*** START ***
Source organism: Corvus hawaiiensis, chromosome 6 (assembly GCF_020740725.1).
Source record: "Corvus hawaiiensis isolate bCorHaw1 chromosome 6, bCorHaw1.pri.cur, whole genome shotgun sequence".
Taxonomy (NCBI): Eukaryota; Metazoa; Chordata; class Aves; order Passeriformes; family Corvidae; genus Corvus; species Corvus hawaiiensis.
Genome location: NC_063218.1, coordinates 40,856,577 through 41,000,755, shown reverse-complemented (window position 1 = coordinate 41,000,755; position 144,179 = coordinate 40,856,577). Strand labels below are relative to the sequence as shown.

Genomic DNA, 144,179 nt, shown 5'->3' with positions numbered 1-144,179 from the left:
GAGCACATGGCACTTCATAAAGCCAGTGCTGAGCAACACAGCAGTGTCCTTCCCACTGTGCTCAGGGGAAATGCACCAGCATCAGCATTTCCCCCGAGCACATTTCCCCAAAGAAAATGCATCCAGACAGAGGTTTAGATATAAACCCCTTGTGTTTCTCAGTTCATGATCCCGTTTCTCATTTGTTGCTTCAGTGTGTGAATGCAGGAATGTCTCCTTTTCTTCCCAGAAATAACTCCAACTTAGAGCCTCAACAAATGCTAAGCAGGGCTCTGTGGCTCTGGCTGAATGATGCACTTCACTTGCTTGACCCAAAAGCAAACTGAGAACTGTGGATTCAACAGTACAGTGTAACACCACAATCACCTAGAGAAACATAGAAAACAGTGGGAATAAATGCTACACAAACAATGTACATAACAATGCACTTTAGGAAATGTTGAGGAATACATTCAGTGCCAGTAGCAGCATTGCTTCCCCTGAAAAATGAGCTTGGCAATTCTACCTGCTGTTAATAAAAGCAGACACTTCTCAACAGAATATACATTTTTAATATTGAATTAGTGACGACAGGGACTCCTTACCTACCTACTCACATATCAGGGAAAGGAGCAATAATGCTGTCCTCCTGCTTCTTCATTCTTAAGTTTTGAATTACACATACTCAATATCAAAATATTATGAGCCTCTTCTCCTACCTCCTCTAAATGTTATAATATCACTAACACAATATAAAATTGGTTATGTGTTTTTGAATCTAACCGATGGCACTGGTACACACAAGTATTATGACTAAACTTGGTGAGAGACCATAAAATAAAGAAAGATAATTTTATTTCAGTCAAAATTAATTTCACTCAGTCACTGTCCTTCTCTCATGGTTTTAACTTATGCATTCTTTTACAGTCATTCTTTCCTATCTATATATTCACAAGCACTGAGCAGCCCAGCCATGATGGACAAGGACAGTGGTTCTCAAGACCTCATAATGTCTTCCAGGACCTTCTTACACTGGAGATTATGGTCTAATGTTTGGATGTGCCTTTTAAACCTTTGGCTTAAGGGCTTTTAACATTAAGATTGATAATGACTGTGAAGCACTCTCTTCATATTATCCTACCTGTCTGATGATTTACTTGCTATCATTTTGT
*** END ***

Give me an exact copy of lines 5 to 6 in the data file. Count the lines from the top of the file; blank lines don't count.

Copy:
Genomic DNA, 144,179 nt, shown 5'->3' with positions numbered 1-144,179 from the left:
GAGCACATGGCACTTCATAAAGCCAGTGCTGAGCAACACAGCAGTGTCCTTCCCACTGTGCTCAGGGGAAATGCACCAGCATCAGCATTTCCCCCGAGCACATTTCCCCAAAGAAAATGCATCCAGACAGAGGTTTAGATATAAACCCCTTGTGTTTCTCAGTTCATGATCCCGTTTCTCATTTGTTGCTTCAGTGTGTGAATGCAGGAATGTCTCCTTTTCTTCCCAGAAATAACTCCAACTTAGAGCCTCAACAAATGCTAAGCAGGGCTCTGTGGCTCTGGCTGAATGATGCACTTCACTTGCTTGACCCAAAAGCAAACTGAGAACTGTGGATTCAACAGTACAGTGTAACACCACAATCACCTAGAGAAACATAGAAAACAGTGGGAATAAATGCTACACAAACAATGTACATAACAATGCACTTTAGGAAATGTTGAGGAATACATTCAGTGCCAGTAGCAGCATTGCTTCCCCTGAAAAATGAGCTTGGCAATTCTACCTGCTGTTAATAAAAGCAGACACTTCTCAACAGAATATACATTTTTAATATTGAATTAGTGACGACAGGGACTCCTTACCTACCTACTCACATATCAGGGAAAGGAGCAATAATGCTGTCCTCCTGCTTCTTCATTCTTAAGTTTTGAATTACACATACTCAATATCAAAATATTATGAGCCTCTTCTCCTACCTCCTCTAAATGTTATAATATCACTAACACAATATAAAATTGGTTATGTGTTTTTGAATCTAACCGATGGCACTGGTACACACAAGTATTATGACTAAACTTGGTGAGAGACCATAAAATAAAGAAAGATAATTTTATTTCAGTCAAAATTAATTTCACTCAGTCACTGTCCTTCTCTCATGGTTTTAACTTATGCATTCTTTTACAGTCATTCTTTCCTATCTATATATTCACAAGCACTGAGCAGCCCAGCCATGATGGACAAGGACAGTGGTTCTCAAGACCTCATAATGTCTTCCAGGACCTTCTTACACTGGAGATTATGGTCTAATGTTTGGATGTGCCTTTTAAACCTTTGGCTTAAGGGCTTTTAACATTAAGATTGATAATGACTGTGAAGCACTCTCTTCATATTATCCTACCTGTCTGATGATTTACTTGCTATCATTTTGT